One potential molecular biomarker for predicting treatment outcome after radiochemotherapy for NSCLC, in terms of both tumor response and normal tissue damage, is transforming growth factor β1 (TGFβ1). Members of the TGFβ cytokine superfamily elicit a diverse range of cellular responses, including proliferation, migration, fibrosis, apoptosis, tissue inflammation, wound repair, and angiogenesis [2][4]. Changes in TGFβ signaling have been reported in several types of cancer in humans, including NSCLC [5], [6]. Although TGFβ typically acts as a tumor suppressor [7], [8], as tumor development progresses, tumor cells acquire resistance to TGFβ–induced growth arrest. Of the three known TGFβ isoforms, TGFβ1 seems to be directly involved in mediating the metastatic activity of cancer cells [9]. Preclinical studies show that inhibition of TGFβ1 signaling downregulates the migration of tumor cells and suppresses the development of metastasis [10], [11]. Thus, TGFβ1 may have a dual role in cancer development, suppressing tumor growth during the initial phases of carcinogenesis but promoting tumor progression and metastasis in more advanced stages [12], [13]. Indeed, increasing evidence shows that TGFβ signaling has a role in the development of lung cancer [14], [15]. TGFβ1 has also been shown to induce the epithelial-to-mesenchymal transition, which has a crucial role in the invasion and metastasis of some types of tumor cells [16]. TGFβ has further been implicated in tumor cell sensitivity to radiation and chemotherapeutic drugs [17][19].

In addition to its effects on tumor cells, TGFβ1 is also involved in the response of normal tissues to radiation or radiochemotherapy. Two groups have shown preliminary evidence that changes in plasma levels of TGFβ1 during radiotherapy may predict the risk of developing radiation-induced lung toxicity [20], [21]. Strong associations have also been reported between single nucleotide polymorphisms (SNPs) in TGFβ1 and radiation-induced fibrosis in patients with breast cancer or gynecologic cancers [22], [23] and between SNPs and radiation pneumonitis in patients with lung cancer treated with radiotherapy or radiochemotherapy [24]. Explorations of the prognostic value of TGFβ1 SNPs in a variety of cancer types [25], [26] suggest that some TGFβ1 genotypes predict more aggressive tumor phenotypes and adverse prognosis.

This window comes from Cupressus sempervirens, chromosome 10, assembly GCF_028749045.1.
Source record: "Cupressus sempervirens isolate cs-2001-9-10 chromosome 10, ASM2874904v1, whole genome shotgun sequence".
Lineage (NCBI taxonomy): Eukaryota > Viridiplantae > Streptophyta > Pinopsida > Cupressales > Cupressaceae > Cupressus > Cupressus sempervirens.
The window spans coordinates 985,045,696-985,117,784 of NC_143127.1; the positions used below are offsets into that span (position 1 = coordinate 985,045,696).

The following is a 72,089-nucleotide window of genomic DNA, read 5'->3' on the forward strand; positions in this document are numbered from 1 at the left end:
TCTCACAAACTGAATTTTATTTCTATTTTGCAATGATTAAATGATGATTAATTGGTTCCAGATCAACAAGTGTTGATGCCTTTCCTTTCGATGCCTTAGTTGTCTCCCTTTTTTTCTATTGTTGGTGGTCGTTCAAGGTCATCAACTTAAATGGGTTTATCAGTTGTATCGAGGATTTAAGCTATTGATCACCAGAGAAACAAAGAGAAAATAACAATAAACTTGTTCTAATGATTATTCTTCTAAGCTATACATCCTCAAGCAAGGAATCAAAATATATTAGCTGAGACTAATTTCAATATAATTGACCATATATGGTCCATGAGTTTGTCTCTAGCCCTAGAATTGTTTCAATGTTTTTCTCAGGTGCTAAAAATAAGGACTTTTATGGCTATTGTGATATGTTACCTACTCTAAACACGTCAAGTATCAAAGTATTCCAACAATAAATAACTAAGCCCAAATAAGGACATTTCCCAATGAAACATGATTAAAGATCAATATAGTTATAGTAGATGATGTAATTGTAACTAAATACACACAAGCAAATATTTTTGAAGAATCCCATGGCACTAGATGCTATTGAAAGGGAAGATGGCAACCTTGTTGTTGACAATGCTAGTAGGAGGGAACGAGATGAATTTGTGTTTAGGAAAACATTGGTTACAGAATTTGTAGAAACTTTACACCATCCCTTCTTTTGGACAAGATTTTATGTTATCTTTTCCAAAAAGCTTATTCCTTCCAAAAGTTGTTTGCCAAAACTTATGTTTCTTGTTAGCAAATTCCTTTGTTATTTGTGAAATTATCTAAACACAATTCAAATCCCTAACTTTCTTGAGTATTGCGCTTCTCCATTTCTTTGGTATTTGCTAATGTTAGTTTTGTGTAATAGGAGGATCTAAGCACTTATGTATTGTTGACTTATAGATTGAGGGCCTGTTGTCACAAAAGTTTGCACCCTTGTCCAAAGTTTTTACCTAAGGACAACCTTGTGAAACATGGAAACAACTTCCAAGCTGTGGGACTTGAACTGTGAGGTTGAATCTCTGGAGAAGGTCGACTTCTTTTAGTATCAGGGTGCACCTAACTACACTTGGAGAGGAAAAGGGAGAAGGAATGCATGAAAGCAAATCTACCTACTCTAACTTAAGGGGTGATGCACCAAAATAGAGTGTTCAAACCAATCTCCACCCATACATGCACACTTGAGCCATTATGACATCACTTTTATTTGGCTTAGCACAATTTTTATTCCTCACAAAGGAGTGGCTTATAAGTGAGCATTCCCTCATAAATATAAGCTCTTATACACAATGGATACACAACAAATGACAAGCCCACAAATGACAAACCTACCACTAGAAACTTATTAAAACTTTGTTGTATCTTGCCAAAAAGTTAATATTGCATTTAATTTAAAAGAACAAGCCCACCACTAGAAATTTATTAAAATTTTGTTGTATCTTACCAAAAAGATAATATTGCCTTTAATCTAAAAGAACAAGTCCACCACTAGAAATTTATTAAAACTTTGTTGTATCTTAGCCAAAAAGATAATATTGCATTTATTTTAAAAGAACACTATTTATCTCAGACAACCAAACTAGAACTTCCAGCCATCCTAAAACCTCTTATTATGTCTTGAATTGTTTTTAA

We previously assessed the relationship between three different SNPs of TGFβ1 [rs1800469 (C–509T), rs1800471 (G915C), and rs1982073 (T+29C)] and the development of radiation pneumonitis in patients with NSCLC treated with radiochemotherapy and observed that the CT/CC genotypes of TGFβ1 rs1982073 (T+29C) were associated with significantly lower risk of radiation pneumonitis [24]. Moreover, rs1982073 (T+29C) and rs1800469 (C-509T) have been linked with increased serum levels of TGFβ1 [26] and with the incidence of invasive breast cancer [27]; rs1800469 (C-509T) has also been linked with advanced-stage prostate cancer [26] and colon cancer [28]. On the basis of these published findings, we investigated whether these functional genetic variants of TGFβ1 also affect tumor response and outcome in patients with inoperable NSCLC treated with definitive radiation or radiochemotherapy, assessed in terms of overall survival (OS) and distant metastasis–free survival (DMFS).


Subjects for this retrospective analysis were selected from a large database of 740 patients with NSCLC who had been treated at The University of Texas MD Anderson Cancer Center from November 1998 through 2009. A total of 261 patients were identified as having had whole-blood samples available for analysis; all of these patients had been treated in November 1998 through January 2005. From those 261 patients, 56 were excluded: 25 who had died of other diseases or whose vital status was unknown; 16 who had died of NSCLC without information on distant metastasis or locoregional disease, 2 who had had surgery, 1 who had had small-cell lung cancer, and 12 who had had stage IV disease, leaving a total of 205 patients with complete information for the current analysis.


Genomic DNA was extracted from leukocytes from whole blood samples with a DNA Blood Mini Kit (Qiagen, Valencia, CA) according to the manufacturer’s instructions. DNA purity and concentration were determined by spectrophotometric measurement of absorbance at 260 and 280 nm. SNPs in TGFβ1 were chosen that met at least two of the following three criteria: (1) reported associations with lung or other types of cancer; (2) a minor allele frequency of >5% in individuals of Caucasian descent; and (3) location in the promotor or coding region of the gene. We genotyped three such SNPs: rs1800469 (C–509T, in the promoter region), rs1800471 (G915C, in exon 1), and rs1982073 (T+29C, also in exon 1) by polymerase chain reaction (PCR) –restriction fragment length polymorphism as described elsewhere [24].